What the people want, the people get!
(Sorry, Joolz, not Keegan Singh.)
Due to popular demand I’ve got three more segments of the MTV Iggy interview with Naseeruddin Shah. Looking back, I can’t believe we asked some of these questions. He continued to be gracious, thoughtful, and startlingly candid:
What’s the difference between theater and film? Legendary Indian actor Naseeruddin Shah explains to us why the two should be starkly delineated. “I can’t understand why they remake movies as plays — and then do them exactly like movies!” he says, referring those well-known Broadway plays in which helicopters crash and ships sink onstage. With his theatrical company, Motley, Naseeruddin is bringing back the lost art of Dastangoi, the ancient practice of storytelling in which the end of one story leads to the beginning of the next — bringing theater back to its original intent: one actor, one audience:
Whatever we asked Naseeruddin Shah, this legend of Indian cinema took in stride and answered with thought-provoking candor. Whether it’s about homosexuality in India (changing, but like “the hang-ups we have about blind people, disabled people… lepers”), advice for young Muslims (“do not read the Koran like a parrot, try and understand it”), or his own orthodox Muslim parents, Naseeruddin truly graced us with every response. He gave us the clearest definition of what it means to be a fundamentalist we’ve ever heard, talked about why actors cling tightly to superstitions when they become successful, and even told us why his children are being raised without religion. Want a bracing conversation about religion and culture over dinner? Just don’t take him out for French or Italian!:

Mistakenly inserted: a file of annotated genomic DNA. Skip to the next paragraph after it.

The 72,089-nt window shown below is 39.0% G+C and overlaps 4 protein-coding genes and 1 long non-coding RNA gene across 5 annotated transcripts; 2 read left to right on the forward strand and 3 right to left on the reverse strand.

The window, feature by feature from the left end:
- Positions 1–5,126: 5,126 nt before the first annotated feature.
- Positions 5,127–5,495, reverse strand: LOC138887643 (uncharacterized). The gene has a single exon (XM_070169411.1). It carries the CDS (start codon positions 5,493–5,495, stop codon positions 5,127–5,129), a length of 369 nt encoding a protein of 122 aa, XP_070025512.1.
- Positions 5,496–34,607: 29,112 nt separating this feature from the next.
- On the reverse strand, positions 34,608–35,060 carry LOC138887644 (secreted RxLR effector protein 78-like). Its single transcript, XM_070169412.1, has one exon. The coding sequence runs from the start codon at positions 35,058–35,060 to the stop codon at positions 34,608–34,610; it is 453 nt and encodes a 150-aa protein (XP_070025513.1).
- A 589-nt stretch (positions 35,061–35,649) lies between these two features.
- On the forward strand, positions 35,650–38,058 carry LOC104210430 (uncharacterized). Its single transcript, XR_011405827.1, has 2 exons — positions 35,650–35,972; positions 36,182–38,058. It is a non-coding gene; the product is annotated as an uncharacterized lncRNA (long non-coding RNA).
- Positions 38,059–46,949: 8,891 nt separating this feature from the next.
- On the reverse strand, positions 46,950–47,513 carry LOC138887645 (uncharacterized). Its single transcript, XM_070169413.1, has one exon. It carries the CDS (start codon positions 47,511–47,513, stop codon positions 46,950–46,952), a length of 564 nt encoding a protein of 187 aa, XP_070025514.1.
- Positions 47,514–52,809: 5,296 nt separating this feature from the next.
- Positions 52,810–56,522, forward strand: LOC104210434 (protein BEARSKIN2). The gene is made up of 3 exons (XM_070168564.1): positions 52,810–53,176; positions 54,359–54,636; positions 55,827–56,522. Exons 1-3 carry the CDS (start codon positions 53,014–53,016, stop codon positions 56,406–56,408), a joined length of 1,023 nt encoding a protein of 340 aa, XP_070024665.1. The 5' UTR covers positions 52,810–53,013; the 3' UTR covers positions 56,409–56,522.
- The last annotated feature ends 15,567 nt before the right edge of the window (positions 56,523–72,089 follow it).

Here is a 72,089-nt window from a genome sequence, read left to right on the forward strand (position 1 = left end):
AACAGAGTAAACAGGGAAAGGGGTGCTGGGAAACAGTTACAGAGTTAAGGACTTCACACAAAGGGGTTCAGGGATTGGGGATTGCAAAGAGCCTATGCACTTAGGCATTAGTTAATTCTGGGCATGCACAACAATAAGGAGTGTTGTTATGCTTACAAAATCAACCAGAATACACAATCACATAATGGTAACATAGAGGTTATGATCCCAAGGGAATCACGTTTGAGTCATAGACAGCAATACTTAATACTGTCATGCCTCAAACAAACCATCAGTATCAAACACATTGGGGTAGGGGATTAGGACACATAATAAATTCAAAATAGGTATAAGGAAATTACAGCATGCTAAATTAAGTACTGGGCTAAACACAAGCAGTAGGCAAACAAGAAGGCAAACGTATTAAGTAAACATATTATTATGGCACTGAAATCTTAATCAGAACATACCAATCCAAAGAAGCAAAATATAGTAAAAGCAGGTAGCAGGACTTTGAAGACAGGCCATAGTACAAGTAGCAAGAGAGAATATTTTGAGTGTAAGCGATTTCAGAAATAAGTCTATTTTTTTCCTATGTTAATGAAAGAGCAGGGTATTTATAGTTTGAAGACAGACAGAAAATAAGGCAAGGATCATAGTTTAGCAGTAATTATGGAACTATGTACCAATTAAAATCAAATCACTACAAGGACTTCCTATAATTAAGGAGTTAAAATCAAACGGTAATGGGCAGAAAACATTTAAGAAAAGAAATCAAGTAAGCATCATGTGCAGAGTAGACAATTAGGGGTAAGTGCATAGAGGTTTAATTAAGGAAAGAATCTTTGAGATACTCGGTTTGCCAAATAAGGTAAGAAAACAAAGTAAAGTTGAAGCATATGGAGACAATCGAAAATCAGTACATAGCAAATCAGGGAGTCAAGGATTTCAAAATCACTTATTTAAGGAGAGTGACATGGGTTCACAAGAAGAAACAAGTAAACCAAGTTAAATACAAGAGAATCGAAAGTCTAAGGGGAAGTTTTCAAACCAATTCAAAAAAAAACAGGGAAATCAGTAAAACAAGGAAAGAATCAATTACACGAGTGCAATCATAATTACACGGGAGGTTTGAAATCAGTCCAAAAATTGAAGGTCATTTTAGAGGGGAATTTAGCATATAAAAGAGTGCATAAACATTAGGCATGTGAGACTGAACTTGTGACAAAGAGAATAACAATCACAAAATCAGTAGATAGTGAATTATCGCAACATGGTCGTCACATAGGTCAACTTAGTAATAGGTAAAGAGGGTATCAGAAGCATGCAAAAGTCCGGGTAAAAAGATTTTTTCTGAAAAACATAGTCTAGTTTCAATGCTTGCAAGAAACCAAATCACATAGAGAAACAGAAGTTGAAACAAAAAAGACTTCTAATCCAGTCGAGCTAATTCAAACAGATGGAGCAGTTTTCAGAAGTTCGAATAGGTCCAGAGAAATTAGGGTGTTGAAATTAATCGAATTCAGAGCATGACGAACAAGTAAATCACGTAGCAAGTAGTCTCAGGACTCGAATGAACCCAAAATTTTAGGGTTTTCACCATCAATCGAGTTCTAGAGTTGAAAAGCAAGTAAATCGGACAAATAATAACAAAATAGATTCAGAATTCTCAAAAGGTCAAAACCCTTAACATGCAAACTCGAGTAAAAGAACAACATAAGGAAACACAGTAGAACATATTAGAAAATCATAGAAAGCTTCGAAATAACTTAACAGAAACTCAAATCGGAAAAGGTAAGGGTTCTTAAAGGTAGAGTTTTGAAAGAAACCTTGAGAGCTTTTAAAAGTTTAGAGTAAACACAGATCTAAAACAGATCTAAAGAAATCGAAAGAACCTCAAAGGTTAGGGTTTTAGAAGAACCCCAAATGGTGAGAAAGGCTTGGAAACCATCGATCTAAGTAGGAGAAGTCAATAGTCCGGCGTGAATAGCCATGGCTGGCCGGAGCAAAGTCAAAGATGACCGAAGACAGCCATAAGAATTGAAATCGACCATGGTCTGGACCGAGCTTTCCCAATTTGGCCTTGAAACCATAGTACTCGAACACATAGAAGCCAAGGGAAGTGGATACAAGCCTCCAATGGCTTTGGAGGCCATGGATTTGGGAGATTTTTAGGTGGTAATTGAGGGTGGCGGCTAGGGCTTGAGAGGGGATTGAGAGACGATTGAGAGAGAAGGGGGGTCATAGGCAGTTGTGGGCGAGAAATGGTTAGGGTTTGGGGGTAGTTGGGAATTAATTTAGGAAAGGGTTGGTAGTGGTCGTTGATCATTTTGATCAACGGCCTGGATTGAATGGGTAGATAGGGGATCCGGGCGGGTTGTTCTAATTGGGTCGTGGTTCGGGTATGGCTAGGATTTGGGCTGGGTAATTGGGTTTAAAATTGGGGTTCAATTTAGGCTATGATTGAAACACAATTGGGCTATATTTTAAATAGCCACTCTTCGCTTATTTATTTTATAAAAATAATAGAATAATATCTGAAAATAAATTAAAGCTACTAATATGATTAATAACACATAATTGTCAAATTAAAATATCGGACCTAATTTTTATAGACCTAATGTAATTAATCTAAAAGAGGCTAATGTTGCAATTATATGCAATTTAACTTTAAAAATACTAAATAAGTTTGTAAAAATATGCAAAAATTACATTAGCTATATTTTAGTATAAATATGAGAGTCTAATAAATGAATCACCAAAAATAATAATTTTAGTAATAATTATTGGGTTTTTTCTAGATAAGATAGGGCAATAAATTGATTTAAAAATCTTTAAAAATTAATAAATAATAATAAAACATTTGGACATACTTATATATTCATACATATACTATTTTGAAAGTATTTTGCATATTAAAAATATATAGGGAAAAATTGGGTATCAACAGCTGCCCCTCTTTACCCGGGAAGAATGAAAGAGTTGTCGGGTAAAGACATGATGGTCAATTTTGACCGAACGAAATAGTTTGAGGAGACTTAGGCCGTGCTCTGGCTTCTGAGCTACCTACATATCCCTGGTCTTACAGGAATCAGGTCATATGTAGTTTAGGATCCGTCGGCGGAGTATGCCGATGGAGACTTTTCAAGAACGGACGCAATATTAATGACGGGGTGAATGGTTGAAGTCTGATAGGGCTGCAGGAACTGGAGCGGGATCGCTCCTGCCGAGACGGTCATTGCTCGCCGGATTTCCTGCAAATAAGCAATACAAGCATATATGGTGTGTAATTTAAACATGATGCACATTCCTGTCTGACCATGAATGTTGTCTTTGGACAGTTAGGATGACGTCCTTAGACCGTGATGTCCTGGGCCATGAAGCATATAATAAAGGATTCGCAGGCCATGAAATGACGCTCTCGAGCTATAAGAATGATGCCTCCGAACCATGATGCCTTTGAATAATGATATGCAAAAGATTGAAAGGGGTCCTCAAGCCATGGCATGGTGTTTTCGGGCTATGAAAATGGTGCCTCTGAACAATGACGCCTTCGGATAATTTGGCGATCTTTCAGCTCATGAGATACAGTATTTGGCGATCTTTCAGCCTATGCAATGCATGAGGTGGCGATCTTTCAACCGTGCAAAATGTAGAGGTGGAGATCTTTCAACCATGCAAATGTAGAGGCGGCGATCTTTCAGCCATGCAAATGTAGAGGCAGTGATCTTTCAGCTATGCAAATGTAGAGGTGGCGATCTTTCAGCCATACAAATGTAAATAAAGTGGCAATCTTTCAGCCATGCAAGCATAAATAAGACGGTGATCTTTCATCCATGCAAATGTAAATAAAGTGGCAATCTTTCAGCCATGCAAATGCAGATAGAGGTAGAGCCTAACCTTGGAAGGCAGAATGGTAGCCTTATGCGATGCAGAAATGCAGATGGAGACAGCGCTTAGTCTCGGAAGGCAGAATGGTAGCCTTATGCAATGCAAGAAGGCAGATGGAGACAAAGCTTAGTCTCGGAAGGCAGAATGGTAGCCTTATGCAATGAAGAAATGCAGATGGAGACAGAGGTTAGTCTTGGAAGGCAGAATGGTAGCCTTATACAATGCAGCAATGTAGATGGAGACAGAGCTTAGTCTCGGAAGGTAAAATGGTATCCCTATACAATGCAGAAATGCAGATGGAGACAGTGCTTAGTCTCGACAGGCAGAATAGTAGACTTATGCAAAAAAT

With over 150 films to his credit Naseeruddin Shah is known for an illustrious career in international cinema. Recently, his film choices have tended towards darker, more political films, specifically Khuda Kay Liye (In the Name of God) and A Wednesday. Both deal with issues of terrorism and fundamentalist strains of Islam. In this segment, he talks about what he looks for when reading scripts, his instincts in choosing work, and why A Wednesday strikes a chord with every average person who has felt sidelined, trapped, or forced to pay when violence erupts:
It’s a bit hard not to fangirl all over this. He grew up being told that the earth was flat, and grew into an adult whose intelligence leaps at you through the screen. Wisdom…it’s a strange word to use these days, but it seems right to apply it to him. If only our politicians were even a tiny bit like him…